especially a young girl like you, to appear like that."

Bijou looked at Paul de Rueille with a bewildered expression on her
face, and then burst out laughing.

"Oh, you are queer; you look exactly like a jealous husband."

"Jealous!" he stammered out, vexed and ill at ease. "It isn't for me
to be jealous, but I--"

"No, certainly, but all the same, without being jealous, you men do
not like a woman to look pretty, or to be nice, or amusing, for
anyone else's benefit than just your own."

"Well, admitting that that is so, it is quite natural."

"Ah! you think so? Oh, well, a woman, on the contrary, is always glad
when the men she likes are admired; she is delighted when other people
like them too."

"Nonsense! You do not know anything about it, my dear Bijou. You are
most deliciously inexperienced in such things fortunately."

"Why _fortunately_?" she asked, opening her soft, innocent eyes wide
in astonishment.

"Because--"

He stopped short, and Bijou insisted, pinching his arm.

"Well, go on--do go on."

"No, it would be too complicated," he answered, evidently ill at ease,
and trying to shake off the grasp of the strong little hand.

"Too complicated!" repeated Bijou, turning red. "I detest being put
off like that. Why will you not explain what you were thinking?"

"Explain what I was thinking," he said, in a sort of fright. "Oh, no!"

"No? Well, it is not nice of you."

They went on for a minute or two without speaking, Bijou calm and
smiling, and her companion with a serious, uneasy look on his face.

Just as the gig was entering the avenue, Bijou turned towards M. de
Rueille, and touching him, this time very gently, with her little
hand, she said in a penetrating voice, which, in his agitated state of
mind, was the last straw:

"As it vexes you so much I won't wear that costume. We will get Jean
to design another for me."

He seized the hand that was resting on his arm and pressed it to his
lips with an almost brutal tenderness.

Bijou did not appear to like this passionate display of feeling. She
drew her hand away quietly, but there was a strange gleam in her eyes
as she said:

"Take care of the gate, it is a sharp turn remember, and you are not
in luck to-day."

She then began to collect her parcels calmly, and until they arrived
at the door of the _château_ she was silent and thoughtful. The first
dinner-bell was just ringing, and Bijou ran upstairs to her room, and
ten minutes later entered the drawing-room, arrayed in a dainty dress
of rose-leaf coloured chiffon, with a large bunch of roses on the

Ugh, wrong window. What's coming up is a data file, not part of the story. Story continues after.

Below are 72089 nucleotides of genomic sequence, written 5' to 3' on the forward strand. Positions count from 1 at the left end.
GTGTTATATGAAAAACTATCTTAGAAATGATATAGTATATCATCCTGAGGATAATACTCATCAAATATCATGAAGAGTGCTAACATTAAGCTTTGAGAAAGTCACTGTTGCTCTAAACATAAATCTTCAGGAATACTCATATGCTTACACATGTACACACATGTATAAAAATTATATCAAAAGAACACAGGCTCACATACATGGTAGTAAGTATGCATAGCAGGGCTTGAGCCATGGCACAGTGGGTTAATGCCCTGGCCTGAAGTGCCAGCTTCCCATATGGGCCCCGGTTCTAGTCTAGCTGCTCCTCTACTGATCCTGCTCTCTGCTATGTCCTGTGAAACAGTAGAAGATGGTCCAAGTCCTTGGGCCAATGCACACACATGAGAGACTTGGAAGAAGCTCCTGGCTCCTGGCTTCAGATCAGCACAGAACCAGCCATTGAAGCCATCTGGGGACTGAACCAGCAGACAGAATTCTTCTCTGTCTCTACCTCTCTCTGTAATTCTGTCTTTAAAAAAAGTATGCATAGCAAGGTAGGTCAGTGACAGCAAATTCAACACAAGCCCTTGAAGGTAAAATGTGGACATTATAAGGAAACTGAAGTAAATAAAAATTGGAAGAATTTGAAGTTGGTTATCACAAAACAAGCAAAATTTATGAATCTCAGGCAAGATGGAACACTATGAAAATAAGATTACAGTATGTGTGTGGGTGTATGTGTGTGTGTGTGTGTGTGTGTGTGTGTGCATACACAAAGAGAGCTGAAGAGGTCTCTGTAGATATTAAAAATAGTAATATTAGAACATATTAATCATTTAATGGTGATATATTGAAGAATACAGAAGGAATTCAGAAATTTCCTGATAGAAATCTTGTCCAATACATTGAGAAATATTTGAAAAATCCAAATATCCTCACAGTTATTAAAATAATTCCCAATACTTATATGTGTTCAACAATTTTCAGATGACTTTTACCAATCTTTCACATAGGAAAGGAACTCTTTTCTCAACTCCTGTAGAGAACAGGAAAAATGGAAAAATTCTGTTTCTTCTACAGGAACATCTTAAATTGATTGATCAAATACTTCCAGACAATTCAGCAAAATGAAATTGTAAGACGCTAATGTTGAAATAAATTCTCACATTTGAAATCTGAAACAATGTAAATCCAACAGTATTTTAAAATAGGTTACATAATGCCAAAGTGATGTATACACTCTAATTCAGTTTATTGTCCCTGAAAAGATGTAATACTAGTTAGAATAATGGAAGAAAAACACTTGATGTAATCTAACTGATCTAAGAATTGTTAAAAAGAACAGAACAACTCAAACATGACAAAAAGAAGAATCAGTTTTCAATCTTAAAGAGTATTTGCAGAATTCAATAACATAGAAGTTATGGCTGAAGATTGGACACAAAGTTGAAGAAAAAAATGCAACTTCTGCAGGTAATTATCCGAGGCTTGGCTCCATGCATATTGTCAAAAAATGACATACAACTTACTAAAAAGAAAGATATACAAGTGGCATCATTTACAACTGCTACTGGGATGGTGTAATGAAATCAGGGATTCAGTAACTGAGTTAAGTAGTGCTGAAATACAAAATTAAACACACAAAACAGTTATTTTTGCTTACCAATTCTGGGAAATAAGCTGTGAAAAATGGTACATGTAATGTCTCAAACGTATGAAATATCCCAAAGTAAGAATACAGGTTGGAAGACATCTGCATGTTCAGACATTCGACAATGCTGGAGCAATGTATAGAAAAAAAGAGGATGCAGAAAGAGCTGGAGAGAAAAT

shoulder.

"Why! you don't mean to say that you are here already!" exclaimed
Madame de Rueille admiringly. "I will wager anything that that slow
coach of a Paul is not ready."

"Did you do all the commissions?" asked the marchioness.

"Yes, grandmamma, and I have a special one for you. The Juzencourts
wished me to tell you that M. de Clagny is coming back to live at The
Norinière, and that he will come every year."

"Oh!" exclaimed Madame de Bracieux, looking very delighted, "I am glad
to hear that. I never expected to see him come back here."

"Why?" asked Bijou.

"Well, because when he was here he had a great grief, just at an age
when painful impressions can never be effaced."

"At what age is that?" asked Jean de Blaye, with a touch of sarcasm in
his voice.

"Forty-eight. And when you are that age, you will not be as fond of
ridiculing everything as you are now, my dear boy; and it won't be so
long before you get there as you think either."

"So much the better," he answered, smiling; "that must be the ideal
age--the age when one's heart is at rest."

"In some cases it is at rest before that age," said the marchioness
slily, looking at her nephew.

Jean shrugged his shoulders.

"Yes, but it wakes up again, or, at least, it might wake up; one is
not quite easy about it; but at forty-eight ..."

"Ah! that's your opinion. Well, it is twelve years ago now since my
old friend Clagny was forty-eight. He must therefore be sixty at
present, and I would wager anything that his heart has never been at
rest--never. You understand me?" And then in a lower tone, so that
Bijou, who was just talking to Bertrade, should not hear, she added:
"Neither his heart nor he himself."

Jean laughed.

"Oh, well! he's a curiosity this friend of yours. Why does he not go
about in a show? He would get some money."

"He has no need of money."

"He is rich, then?"

"Atrociously rich!"

"Well, but what's he got?"

"Sixteen thousand a year. Don't you consider that a fair amount?"

"Yes," he answered, without any sign of enthusiasm, "yes, of course,
that's very fair--for anyone who has not got it dishonestly." And
then, after a pause, he asked: "What was this great trouble that he
had?"